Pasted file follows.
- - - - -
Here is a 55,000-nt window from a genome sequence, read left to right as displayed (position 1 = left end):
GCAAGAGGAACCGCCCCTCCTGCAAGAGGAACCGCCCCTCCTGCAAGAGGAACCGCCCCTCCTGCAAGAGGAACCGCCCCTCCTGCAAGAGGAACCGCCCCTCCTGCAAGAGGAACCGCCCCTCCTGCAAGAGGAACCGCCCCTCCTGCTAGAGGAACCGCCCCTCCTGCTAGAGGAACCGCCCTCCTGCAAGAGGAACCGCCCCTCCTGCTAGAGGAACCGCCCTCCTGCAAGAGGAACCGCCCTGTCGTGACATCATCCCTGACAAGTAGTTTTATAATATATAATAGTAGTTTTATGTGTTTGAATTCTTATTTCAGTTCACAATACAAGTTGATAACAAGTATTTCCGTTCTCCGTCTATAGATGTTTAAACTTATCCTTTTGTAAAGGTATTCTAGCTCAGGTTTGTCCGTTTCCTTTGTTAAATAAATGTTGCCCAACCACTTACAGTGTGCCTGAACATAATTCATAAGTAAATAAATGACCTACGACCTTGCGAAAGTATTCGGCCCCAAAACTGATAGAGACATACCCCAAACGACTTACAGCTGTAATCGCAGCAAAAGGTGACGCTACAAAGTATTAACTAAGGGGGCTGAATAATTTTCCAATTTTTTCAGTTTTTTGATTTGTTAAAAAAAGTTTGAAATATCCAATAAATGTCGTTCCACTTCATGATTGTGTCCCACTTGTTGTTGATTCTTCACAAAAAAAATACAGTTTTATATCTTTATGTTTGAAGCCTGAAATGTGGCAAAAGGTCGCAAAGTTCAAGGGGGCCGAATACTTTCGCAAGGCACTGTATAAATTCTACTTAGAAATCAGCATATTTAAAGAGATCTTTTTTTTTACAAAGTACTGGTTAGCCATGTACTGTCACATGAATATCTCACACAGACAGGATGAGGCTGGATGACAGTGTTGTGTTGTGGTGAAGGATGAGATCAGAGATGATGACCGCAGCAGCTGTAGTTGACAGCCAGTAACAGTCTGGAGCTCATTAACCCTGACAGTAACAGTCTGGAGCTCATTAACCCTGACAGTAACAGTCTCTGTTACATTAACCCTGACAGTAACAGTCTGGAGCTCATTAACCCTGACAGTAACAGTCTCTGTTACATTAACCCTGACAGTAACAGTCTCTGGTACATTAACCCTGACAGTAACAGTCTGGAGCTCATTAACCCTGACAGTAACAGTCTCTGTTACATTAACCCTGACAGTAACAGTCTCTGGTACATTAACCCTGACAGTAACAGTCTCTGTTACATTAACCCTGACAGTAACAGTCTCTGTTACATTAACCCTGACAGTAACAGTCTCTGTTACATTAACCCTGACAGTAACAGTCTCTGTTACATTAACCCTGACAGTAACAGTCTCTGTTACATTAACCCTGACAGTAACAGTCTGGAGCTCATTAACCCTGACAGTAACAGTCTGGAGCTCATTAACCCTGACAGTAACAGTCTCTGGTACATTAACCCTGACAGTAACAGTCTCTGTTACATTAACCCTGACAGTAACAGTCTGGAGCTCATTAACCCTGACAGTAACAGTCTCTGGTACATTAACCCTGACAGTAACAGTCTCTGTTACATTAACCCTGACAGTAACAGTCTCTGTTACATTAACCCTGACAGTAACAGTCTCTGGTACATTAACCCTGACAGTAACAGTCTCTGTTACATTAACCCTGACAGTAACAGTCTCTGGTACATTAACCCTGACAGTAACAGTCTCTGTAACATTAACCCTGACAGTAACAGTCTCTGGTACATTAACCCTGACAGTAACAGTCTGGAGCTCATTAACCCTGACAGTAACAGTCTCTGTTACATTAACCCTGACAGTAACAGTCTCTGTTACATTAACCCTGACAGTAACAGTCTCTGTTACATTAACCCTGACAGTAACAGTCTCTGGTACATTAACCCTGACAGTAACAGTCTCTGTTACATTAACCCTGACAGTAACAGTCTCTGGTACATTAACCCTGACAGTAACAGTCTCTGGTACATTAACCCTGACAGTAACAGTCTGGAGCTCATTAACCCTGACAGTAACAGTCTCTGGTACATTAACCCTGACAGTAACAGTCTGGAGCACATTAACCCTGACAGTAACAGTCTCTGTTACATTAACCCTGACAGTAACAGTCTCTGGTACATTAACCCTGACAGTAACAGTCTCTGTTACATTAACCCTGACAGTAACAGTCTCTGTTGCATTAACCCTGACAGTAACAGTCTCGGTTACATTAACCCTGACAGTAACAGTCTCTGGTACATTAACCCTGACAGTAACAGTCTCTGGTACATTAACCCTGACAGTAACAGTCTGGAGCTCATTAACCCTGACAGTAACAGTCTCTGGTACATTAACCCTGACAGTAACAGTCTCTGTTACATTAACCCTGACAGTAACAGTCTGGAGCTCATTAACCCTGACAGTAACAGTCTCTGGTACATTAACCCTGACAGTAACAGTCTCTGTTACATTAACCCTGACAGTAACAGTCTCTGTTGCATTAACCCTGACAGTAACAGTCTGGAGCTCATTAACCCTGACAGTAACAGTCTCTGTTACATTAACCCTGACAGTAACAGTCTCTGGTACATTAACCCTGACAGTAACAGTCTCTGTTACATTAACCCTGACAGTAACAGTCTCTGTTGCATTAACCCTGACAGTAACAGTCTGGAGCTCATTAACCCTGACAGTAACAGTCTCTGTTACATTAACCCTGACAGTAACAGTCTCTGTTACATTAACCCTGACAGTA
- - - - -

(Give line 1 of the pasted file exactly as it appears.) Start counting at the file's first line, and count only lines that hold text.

Here is a 55,000-nt window from a genome sequence, read left to right as displayed (position 1 = left end):